Entertainment, Reviews

Another Year, Magnetic Performances

The film Another Year rolls out like a theatrical play or good book that’s a swift page-turner.  From the opening character introductions throughout writer/director Mike Leigh’s ‘seasons’, we are treated to blossoming relationships, seeds of life, uncertainty, and a dieing effort.  Amazing acting, direction and fascinating storyline make Another Year a great choice for the mature adult.

Lesley Manville plays the troubling Mary

Tom (Broadbent) and Geri (Ruth Sheen) make a lovely couple bordering on their golden years living the happy middleclass life with their thirty-year-old unmarried son Joe (Oliver Maltman).  Geri’s co-worker and office friend Mary (Manville), a recent divorcee, have a drink or two after work once a week.  On one occasion Geri invites Mary to her home for a Bar-B-Q in an attempt to set her up with Tom’s best friend Ken (Peter Wight).  Totally caught off guard, Mary rebukes Ken’s approach.  Geri, not wanting to make Mary feel that she wronged her with the introduction, inadvertently forms a closer bond of friendship. With this an unwitting year of ups and downs begins.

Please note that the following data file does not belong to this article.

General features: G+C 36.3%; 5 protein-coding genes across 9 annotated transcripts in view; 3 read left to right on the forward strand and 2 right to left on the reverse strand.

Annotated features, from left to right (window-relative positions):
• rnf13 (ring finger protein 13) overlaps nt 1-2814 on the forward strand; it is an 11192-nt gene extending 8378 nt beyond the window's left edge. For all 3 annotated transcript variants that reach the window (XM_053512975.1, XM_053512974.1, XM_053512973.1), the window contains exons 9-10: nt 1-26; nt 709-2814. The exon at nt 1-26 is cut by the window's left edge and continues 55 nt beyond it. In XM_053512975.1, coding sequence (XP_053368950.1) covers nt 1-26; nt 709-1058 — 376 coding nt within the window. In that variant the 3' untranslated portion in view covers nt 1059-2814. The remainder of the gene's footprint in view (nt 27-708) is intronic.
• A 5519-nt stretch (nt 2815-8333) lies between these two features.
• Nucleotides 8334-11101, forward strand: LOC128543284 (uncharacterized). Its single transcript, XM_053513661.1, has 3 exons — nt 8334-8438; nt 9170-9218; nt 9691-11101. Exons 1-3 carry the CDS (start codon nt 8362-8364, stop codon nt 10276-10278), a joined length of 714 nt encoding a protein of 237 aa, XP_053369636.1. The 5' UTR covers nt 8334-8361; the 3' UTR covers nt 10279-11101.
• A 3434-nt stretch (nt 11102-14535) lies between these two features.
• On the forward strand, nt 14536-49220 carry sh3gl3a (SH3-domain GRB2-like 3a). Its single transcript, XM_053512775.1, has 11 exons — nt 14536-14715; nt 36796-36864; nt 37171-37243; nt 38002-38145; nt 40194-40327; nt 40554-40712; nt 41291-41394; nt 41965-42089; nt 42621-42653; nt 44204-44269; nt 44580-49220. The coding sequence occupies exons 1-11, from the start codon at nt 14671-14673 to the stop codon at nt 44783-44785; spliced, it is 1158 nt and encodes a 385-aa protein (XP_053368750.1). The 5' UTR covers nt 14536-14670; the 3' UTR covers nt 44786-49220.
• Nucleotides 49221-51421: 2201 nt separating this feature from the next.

The character Mary, portrayed with an astonishing performance by Lesley Manville, is the main reason for seeing Another Year.  Her role, a bothersome chatty woman torn by her past and grasping at straws to avoid a future of loneliness provides the crux of the film and she nails it.  During the course of the year we see her change with each humiliating attempt to grasp friendship and love using booze as strength to fulfill her fantasies.


Mary and Geri (Sheen) talk it over

Another Year has a terrific support cast in Broadbent, Sheen and Oliver Maltman who work together interacting their characters with Mary as she moves deeper into the abyss of her decaying life.  Meaning well, but unable to save Mary from uncertainty, the strong impassable characters portrayed are really the reason for her downward spiral.

The film is rated PG-13 for some language.  It contains some adult humor and a lot of alcohol use.

FINAL ANALYSIS:  A very good story with magnetic performances. (B+)

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Film Editor John Delia has been on all sides of the movie business from publications to film making. He has worked as a film critic with ACED Magazine for more than 12 years and earned a Bachelors degree in communications from the University of Florida. John is a member of the Southeastern Film Critics Association. Follow John on Twitter @staragent1 or send John a message at jdelia@acedmagazine.com